Wednesday, Ohio Governor John Kasich signed House Bill 86 designed to remedy the problem of overcrowding in Ohio prisons by sending nonviolent felons to rehabilitation facilities instead of prison, and releasing other inmates sooner. According to the Ohio Department of Rehabilitation and Correction, the legislation is expected to shrink Ohio's prison population to about 47,000 inmates by 2015 and save millions of dollars a year.
The Bill is the first major change in Ohio prison policy since a tough-on-crime overhaul in 1996 created stricter, more mandatory sentences. Since then, Ohio's prison population has continued to increase dramatically while resources attributed to the prison system have fallen.
The Bill will become effective in September of 2011.
Major Changes Enacted by the Bill
- Requires sentencing of nonviolent fourth and fifth degree felony offenders to alternative facilities, such as community-based correctional facilities and halfway houses instead of prison.
- Allows nonviolent, non-sexually-oriented offenders to be released if they have served more than 80 % of a prison term of one year or more. First and second degree felons released under this provision would be put on parole and monitored with a GPS device.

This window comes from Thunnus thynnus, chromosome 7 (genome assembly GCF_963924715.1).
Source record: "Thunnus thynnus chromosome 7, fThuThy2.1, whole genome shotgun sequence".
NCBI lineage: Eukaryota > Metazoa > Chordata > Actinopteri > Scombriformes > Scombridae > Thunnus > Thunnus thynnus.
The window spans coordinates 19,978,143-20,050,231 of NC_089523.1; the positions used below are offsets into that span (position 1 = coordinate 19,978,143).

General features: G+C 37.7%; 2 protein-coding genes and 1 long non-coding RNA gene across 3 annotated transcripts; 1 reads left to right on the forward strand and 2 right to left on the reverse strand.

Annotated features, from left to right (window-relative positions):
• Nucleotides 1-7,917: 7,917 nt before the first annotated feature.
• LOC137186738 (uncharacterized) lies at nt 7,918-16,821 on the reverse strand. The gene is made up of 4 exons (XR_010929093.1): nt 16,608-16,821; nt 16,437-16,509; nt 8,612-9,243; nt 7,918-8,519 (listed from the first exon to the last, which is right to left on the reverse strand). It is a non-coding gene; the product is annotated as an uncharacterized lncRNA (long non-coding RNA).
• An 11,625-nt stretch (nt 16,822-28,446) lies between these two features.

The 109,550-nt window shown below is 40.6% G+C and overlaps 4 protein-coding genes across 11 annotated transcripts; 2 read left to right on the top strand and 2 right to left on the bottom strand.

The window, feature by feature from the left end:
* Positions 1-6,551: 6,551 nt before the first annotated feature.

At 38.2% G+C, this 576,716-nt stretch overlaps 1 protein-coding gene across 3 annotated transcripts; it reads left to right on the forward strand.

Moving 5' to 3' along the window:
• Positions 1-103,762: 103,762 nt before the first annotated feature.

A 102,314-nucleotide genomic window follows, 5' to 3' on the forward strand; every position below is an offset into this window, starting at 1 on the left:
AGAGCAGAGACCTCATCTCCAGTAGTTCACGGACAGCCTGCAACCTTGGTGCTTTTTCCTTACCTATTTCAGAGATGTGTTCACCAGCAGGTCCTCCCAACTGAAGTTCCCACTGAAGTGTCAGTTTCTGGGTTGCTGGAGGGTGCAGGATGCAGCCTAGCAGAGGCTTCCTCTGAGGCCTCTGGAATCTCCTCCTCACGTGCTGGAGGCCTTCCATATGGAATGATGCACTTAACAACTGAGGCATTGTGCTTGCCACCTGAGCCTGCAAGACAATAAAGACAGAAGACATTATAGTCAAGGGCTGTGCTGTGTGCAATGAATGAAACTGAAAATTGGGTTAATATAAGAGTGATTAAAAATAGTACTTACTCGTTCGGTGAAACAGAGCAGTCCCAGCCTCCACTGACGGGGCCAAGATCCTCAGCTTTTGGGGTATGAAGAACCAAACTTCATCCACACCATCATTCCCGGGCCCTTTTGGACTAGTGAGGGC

- Expands on the current time-earned system wherein inmates can have more time deducted from sentences for completing education and rehabilitation programs than under the old system. Sexual and violent offenders are ineligible to shorten their terms, and no inmates can earn more than an 8% reduction in their sentence.
- Increases from $500 to $1,000 the initial threshold amount that is used in determining increased penalties, generally from a misdemeanor to a felony, for theft offenses and for certain non-theft offenses, and increases by 50% the other threshold amounts that are used in determining the other increased penalties for those offenses.
- Eliminates the distinction between criminal penalties for drug offenses related to crack cocaine and powder cocaine.
- Requires the prisons system to review cases of inmates 65 or older and eligible for parole.